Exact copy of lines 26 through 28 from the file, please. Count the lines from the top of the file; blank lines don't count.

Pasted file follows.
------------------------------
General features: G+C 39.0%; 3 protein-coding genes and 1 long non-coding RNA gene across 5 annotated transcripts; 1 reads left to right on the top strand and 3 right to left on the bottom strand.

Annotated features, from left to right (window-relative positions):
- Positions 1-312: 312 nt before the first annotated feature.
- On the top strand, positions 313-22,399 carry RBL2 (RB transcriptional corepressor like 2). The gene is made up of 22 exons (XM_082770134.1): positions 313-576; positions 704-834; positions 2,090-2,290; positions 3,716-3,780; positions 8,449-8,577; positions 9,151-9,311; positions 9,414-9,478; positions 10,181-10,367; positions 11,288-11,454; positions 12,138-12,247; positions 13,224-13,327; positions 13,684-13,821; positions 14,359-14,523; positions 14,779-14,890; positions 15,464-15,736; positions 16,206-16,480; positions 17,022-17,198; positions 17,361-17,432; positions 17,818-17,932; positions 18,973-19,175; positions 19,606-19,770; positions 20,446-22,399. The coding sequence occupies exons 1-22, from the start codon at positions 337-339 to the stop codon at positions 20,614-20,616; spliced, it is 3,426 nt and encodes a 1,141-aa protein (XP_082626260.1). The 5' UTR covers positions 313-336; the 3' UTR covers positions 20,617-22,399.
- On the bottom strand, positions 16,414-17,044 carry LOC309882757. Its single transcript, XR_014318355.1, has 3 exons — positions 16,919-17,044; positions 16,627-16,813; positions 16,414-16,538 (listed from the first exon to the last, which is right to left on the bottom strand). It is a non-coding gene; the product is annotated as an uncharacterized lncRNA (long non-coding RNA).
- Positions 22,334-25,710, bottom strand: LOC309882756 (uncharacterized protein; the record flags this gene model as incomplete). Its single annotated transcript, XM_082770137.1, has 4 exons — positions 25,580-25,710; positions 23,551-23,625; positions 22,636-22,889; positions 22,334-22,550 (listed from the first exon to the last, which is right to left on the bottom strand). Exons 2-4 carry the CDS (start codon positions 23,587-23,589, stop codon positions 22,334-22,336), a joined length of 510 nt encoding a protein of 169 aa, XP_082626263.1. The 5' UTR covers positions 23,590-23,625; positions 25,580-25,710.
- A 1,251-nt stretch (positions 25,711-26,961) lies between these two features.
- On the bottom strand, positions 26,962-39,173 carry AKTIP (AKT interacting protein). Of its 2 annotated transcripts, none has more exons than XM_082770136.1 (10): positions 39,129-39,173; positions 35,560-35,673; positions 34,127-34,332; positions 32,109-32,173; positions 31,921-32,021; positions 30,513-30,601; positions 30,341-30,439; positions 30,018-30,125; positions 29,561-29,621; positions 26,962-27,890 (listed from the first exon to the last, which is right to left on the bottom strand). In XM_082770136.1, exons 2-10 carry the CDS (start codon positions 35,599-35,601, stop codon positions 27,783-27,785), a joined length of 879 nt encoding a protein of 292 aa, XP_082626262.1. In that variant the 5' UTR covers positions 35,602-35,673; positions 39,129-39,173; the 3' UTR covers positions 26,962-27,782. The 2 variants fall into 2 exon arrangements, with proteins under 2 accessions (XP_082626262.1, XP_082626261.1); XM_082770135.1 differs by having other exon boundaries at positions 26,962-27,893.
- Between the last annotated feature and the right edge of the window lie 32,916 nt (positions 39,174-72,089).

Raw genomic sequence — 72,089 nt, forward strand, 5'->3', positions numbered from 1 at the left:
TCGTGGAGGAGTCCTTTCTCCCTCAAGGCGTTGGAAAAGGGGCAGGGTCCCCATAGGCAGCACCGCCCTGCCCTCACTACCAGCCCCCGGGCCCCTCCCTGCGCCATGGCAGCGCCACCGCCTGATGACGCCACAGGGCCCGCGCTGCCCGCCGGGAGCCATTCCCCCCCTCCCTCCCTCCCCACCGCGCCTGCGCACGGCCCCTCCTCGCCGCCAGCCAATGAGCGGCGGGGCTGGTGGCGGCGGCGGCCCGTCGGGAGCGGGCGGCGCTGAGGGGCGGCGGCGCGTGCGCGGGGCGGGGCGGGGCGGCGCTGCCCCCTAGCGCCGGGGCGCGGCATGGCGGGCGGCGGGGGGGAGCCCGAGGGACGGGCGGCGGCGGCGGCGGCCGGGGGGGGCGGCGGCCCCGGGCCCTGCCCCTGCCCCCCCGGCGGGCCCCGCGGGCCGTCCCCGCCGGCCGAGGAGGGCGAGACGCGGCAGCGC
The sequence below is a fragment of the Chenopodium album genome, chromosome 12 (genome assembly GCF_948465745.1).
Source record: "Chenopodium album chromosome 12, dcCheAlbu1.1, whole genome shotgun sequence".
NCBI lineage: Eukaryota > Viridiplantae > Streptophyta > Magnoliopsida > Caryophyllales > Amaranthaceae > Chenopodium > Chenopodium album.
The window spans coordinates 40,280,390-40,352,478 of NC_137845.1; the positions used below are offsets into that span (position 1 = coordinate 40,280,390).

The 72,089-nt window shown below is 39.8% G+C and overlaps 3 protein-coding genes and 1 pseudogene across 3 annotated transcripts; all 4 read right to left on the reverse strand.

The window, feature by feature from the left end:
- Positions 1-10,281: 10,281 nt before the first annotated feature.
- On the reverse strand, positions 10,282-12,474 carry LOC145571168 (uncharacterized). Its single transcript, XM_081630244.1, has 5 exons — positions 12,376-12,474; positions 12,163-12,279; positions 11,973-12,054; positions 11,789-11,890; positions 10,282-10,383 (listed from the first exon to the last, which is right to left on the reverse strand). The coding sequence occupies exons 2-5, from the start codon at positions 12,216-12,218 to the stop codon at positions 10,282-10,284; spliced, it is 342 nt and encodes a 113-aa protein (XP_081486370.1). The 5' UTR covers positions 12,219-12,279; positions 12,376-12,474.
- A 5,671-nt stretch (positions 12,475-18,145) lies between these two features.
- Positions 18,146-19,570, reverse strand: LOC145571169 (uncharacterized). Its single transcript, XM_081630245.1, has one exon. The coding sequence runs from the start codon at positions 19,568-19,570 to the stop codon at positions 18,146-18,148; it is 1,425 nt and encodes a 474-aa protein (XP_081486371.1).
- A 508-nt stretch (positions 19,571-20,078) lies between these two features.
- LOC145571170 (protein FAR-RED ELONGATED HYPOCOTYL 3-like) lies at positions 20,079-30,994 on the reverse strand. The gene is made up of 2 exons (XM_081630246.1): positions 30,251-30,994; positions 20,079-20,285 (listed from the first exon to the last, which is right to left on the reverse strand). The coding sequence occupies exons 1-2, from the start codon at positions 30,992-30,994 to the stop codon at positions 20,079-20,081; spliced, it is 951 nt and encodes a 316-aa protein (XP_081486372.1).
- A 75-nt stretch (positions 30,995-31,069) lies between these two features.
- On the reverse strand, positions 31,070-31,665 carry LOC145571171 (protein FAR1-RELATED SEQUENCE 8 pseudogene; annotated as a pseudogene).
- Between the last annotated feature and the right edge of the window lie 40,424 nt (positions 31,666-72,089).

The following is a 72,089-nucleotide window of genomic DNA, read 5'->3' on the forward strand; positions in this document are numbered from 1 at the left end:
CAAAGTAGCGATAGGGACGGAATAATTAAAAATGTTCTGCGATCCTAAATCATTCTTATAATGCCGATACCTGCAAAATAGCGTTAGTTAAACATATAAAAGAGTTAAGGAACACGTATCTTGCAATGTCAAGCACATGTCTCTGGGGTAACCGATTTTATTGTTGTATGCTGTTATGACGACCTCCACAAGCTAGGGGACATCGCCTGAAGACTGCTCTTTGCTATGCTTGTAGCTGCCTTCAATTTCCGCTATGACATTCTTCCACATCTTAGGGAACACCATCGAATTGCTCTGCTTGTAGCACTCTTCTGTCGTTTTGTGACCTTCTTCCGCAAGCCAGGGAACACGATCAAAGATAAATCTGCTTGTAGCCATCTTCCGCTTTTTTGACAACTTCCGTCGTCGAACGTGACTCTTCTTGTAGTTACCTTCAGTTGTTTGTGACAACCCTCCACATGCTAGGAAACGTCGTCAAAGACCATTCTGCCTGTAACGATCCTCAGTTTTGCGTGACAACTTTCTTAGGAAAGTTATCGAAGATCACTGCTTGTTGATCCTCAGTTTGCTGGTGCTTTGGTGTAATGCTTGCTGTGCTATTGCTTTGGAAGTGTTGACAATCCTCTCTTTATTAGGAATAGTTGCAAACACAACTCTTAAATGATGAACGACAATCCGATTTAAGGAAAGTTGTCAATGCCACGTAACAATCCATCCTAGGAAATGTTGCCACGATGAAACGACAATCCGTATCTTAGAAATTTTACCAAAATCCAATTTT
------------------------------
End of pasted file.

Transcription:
- Between the last annotated feature and the right edge of the window lie 40,424 nt (positions 31,666-72,089).

The following is a 72,089-nucleotide window of genomic DNA, read 5'->3' on the forward strand; positions in this document are numbered from 1 at the left end:
CAAAGTAGCGATAGGGACGGAATAATTAAAAATGTTCTGCGATCCTAAATCATTCTTATAATGCCGATACCTGCAAAATAGCGTTAGTTAAACATATAAAAGAGTTAAGGAACACGTATCTTGCAATGTCAAGCACATGTCTCTGGGGTAACCGATTTTATTGTTGTATGCTGTTATGACGACCTCCACAAGCTAGGGGACATCGCCTGAAGACTGCTCTTTGCTATGCTTGTAGCTGCCTTCAATTTCCGCTATGACATTCTTCCACATCTTAGGGAACACCATCGAATTGCTCTGCTTGTAGCACTCTTCTGTCGTTTTGTGACCTTCTTCCGCAAGCCAGGGAACACGATCAAAGATAAATCTGCTTGTAGCCATCTTCCGCTTTTTTGACAACTTCCGTCGTCGAACGTGACTCTTCTTGTAGTTACCTTCAGTTGTTTGTGACAACCCTCCACATGCTAGGAAACGTCGTCAAAGACCATTCTGCCTGTAACGATCCTCAGTTTTGCGTGACAACTTTCTTAGGAAAGTTATCGAAGATCACTGCTTGTTGATCCTCAGTTTGCTGGTGCTTTGGTGTAATGCTTGCTGTGCTATTGCTTTGGAAGTGTTGACAATCCTCTCTTTATTAGGAATAGTTGCAAACACAACTCTTAAATGATGAACGACAATCCGATTTAAGGAAAGTTGTCAATGCCACGTAACAATCCATCCTAGGAAATGTTGCCACGATGAAACGACAATCCGTATCTTAGAAATTTTACCAAAATCCAATTTT